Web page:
There’s nothing more important to the quality of education in the Lawrence public schools than the classroom teachers who have contact with students every day.
Considering the important role they play, most Lawrence teachers probably should be paid more than they are. After several years of relatively small increases in their salary and fringe benefit packages, most teachers probably deserve the $1,500 salary boost being sought by negotiators for the Lawrence Education Association.
The unfortunate truth, however, is that the timing of the teachers’ request is a little off. The financial challenges facing the Lawrence school district make this a difficult year to give teacher salaries a sizable bump.
Negotiators for the teachers know they won’t get what they don’t ask for so you can’t blame them for trying. The question is whether it makes sense for the district to tap into the funds teachers have identified to cover the cost of salary and benefit increases.
The contingency fund that teachers have targeted now totals about $6.8 million, but the district already is proposing taking $750,000 from that fund to help fill the budget hole it expects for next year. Among other things, that money will help preserve the number of teachers hired by the district.
The teachers’ proposed salary increase, without considering benefits, extra duty pay and other factors, would cost the district about $1.4 million. The district probably could take that much from its contingency fund this year, but how about next year and the year after that? If the district could reasonably expect to be able to replenish that contingency fund next year, it might make sense to borrow from it. However, current economic and political factors make such a turnaround an iffy proposition.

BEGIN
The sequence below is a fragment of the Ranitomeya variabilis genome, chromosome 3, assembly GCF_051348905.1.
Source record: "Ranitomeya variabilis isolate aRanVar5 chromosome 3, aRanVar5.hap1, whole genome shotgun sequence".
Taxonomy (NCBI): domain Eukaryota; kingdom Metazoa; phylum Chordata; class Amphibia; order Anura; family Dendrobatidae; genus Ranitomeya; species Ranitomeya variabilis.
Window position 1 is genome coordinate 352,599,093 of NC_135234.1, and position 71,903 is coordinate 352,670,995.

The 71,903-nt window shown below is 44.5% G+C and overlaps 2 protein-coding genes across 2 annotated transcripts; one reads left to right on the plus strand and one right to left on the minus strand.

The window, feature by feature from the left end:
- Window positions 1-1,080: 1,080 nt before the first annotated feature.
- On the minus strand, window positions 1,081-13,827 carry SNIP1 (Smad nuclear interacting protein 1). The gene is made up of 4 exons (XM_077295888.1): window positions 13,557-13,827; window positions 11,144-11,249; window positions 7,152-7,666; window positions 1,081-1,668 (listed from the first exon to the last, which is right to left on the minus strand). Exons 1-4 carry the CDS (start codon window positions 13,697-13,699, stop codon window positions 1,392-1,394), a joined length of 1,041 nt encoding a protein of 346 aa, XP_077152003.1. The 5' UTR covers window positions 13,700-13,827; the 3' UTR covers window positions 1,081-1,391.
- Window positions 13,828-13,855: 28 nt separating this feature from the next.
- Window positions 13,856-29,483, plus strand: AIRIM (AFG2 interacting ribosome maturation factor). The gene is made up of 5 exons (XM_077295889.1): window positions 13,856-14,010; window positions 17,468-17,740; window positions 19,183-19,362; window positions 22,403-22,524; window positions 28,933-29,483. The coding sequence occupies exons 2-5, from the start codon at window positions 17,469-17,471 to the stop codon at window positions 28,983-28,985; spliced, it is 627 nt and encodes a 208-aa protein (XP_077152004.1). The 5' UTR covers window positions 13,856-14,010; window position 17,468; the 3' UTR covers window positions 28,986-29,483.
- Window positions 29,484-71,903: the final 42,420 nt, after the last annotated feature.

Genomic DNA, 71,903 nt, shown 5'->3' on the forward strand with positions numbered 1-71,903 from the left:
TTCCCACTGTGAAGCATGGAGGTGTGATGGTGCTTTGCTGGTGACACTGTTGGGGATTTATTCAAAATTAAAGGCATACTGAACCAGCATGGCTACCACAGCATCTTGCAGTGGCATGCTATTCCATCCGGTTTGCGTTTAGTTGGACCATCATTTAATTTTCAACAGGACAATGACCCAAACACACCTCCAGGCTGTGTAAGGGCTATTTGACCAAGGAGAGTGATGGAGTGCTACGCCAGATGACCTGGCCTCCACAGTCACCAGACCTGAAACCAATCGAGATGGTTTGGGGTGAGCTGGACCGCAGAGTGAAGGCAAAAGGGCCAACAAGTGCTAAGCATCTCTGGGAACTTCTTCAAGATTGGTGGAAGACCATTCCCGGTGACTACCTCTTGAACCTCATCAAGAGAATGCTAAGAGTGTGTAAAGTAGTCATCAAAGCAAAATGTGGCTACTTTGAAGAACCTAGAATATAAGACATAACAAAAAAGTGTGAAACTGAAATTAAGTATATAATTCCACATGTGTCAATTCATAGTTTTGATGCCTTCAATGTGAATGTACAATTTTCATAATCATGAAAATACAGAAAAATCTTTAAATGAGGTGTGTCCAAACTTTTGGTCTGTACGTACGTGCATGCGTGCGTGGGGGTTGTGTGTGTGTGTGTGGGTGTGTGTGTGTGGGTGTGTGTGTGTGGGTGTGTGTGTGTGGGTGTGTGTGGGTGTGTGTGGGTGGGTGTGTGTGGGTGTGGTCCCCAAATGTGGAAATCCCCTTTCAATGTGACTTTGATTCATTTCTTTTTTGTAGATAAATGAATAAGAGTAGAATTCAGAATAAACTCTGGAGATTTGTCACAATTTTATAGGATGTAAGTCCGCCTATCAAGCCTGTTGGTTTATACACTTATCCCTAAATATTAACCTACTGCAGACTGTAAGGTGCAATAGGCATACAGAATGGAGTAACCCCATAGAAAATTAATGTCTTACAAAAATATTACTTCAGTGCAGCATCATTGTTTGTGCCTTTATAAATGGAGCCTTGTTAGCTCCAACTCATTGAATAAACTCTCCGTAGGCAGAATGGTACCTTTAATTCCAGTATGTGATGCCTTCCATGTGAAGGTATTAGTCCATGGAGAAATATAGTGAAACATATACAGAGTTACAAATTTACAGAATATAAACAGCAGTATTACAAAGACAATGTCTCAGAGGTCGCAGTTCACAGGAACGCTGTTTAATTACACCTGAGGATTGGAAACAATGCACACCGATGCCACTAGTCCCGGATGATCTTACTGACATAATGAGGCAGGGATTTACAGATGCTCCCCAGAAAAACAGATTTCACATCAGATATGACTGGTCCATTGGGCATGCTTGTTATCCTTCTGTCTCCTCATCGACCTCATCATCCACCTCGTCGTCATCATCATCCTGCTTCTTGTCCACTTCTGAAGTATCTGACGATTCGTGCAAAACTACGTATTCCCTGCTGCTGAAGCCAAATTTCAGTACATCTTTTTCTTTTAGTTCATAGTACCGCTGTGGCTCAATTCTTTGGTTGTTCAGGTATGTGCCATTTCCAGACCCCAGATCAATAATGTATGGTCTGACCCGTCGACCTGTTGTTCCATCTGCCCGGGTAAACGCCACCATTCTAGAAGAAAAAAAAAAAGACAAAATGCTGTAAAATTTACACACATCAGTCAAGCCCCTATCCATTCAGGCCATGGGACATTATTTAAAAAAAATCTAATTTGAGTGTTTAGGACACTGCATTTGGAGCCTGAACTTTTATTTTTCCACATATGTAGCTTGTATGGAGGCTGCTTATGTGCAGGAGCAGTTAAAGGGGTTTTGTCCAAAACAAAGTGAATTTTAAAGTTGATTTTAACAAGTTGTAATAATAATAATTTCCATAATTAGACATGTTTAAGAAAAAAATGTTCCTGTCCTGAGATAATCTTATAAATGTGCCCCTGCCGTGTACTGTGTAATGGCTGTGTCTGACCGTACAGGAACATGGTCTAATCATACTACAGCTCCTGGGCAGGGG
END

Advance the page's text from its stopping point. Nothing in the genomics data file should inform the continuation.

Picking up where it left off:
It probably doesn’t make the teachers feel any better, but many, many people in the private sector are sharing their pain. Over the last five years, combined salary and benefit packages for Lawrence teachers have risen between 1.5 percent and 4 percent. That’s not a lot, but it’s more of a raise than many private sector workers have seen. Private businesses have had to pare employees, reduce benefits and lower salaries. Those staff reductions have forced many remaining employees to take on additional duties without additional pay.
With expected state funding cuts, the district doesn’t have a lot of flexibility. Unless the board is willing to take the questionable course of borrowing heavily from reserve funds, the only way to find more money for teacher salaries is to take that money from other places. After several years of budget cuts, it’s hard to find cuts that wouldn’t have an impact on classroom instruction.
Although it continues to face tough salary competition from some neighboring districts, the Lawrence district has a history of providing solid salary increases for teachers when funding allows. The district should continue to do what it can, but this isn’t the year for a substantial, if any, boost in the salary and benefits package.